Clinical Care and Management (CCM)
This trial, which took place in both the U.S. and Canada, studied whether beginning a 12-month period of antiretroviral therapy (ART) immediately after contracting HIV would delay the need for permanent treatment compared to observation alone.
People who acquired HIV within 12 months of beginning the study were recruited. Individuals with acute (acquired in the previous 0-2 months) and early (2-12 months) HIV infection were to either be clinically observed or receive a 12-month course of ART. All participants were monitored with regular clinic visits. Regardless of how long a participant was involved in the study ART was initiated if CD4 cell count fell below 350/mm3, following the treatment guidelines at the time. The primary measure of the trial was the ART-free time from beginning the trial until initiation of permanent ART.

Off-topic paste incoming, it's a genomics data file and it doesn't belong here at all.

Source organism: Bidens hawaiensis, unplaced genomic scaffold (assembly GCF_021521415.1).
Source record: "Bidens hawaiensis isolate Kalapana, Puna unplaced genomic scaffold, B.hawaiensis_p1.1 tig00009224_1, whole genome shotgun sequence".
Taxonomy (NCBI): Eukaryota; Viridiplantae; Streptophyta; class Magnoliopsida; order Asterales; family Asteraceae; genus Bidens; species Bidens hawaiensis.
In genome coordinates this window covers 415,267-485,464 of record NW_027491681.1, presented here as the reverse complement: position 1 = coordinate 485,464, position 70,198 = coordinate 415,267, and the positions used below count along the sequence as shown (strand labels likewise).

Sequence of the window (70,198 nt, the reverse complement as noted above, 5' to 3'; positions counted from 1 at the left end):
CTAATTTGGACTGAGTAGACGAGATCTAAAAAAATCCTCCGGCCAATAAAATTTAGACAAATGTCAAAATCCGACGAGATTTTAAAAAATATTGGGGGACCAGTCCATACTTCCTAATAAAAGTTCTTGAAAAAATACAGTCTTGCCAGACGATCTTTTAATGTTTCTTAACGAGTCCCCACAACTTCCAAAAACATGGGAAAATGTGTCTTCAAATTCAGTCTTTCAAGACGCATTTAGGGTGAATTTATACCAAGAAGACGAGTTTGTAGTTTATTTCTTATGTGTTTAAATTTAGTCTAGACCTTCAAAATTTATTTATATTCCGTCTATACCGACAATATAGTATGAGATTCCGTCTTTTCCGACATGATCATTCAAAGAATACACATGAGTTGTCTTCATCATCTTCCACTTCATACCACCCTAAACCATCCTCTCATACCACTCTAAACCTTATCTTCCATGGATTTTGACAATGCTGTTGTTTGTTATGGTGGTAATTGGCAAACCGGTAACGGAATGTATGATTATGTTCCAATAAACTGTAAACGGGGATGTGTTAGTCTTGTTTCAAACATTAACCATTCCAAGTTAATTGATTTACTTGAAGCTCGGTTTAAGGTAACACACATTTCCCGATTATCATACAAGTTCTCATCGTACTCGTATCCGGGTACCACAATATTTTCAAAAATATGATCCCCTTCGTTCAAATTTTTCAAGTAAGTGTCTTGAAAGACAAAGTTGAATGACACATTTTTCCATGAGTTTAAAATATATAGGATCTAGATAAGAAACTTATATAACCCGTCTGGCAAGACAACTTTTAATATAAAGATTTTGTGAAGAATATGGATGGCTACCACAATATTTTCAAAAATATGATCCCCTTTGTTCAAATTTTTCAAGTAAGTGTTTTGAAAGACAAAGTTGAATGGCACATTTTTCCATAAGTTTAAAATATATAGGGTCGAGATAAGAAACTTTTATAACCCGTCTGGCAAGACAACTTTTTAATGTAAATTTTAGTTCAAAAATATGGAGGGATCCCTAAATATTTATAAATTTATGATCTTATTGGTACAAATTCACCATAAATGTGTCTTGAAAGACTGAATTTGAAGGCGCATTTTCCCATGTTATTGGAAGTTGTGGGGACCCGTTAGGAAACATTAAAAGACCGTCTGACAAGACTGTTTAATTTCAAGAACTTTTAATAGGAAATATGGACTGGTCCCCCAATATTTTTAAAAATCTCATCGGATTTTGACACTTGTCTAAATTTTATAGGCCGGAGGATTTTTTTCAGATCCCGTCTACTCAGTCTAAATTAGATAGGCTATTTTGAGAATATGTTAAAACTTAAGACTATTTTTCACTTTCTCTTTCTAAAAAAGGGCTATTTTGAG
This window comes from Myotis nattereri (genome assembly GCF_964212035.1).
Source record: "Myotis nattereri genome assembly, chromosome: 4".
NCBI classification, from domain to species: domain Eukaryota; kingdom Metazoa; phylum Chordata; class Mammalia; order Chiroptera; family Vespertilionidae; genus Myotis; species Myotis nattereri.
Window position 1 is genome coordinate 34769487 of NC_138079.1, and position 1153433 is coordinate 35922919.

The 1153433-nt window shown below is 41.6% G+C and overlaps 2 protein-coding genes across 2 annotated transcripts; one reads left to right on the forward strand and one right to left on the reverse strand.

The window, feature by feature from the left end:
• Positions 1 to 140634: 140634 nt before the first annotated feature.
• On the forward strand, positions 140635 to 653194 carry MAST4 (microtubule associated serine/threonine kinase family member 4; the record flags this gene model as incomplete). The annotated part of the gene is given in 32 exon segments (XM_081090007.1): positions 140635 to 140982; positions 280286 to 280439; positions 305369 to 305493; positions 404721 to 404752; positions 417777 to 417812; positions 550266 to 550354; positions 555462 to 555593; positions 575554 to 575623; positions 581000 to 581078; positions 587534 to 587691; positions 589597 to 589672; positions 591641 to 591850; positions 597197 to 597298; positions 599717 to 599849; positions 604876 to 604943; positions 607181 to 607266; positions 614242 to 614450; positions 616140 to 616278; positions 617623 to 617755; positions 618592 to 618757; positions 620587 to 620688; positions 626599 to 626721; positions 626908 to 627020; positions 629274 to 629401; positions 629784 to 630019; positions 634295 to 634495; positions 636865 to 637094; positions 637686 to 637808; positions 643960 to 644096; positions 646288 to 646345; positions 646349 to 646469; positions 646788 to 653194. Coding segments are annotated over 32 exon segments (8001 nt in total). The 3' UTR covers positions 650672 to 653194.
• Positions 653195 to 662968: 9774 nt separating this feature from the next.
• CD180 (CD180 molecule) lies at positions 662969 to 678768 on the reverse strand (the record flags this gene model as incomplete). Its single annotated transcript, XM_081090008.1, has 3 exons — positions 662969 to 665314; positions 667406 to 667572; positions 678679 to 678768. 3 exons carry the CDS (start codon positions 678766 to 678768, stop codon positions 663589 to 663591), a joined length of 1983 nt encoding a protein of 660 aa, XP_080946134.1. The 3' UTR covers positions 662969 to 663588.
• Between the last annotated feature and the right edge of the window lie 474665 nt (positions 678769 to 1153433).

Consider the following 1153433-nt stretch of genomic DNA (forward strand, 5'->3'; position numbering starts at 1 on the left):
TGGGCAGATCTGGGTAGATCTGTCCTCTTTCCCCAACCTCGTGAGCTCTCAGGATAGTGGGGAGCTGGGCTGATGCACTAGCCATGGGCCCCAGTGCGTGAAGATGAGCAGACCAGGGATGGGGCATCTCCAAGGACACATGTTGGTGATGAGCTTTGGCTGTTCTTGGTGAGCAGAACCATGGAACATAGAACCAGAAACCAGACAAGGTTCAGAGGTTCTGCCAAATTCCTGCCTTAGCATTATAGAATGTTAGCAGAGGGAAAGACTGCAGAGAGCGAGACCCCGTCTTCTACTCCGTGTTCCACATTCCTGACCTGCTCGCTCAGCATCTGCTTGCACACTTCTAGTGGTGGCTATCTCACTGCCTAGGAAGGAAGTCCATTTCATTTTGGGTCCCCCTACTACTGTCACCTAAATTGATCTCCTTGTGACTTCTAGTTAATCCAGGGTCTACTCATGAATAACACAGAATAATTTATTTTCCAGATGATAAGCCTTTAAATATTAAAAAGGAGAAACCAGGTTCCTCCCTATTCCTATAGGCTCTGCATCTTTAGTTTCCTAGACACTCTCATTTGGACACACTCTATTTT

The study found no benefit in 12-month treatment with ART in delaying the need for a permanent regimen. The number of months before beginning permanent treatment was the same in both the immediate and observation groups (18 months). Immune function in the immediate ART group was not improved compared to the observation group.
This study supports the conclusion of several other studies that show no benefit of treatment interruption in delaying the need for permanent ART. Since the completion of this study, both the US government and World Health Organization recommend that those who test positive for HIV should begin permanent treatment immediately, regardless of CD4 count.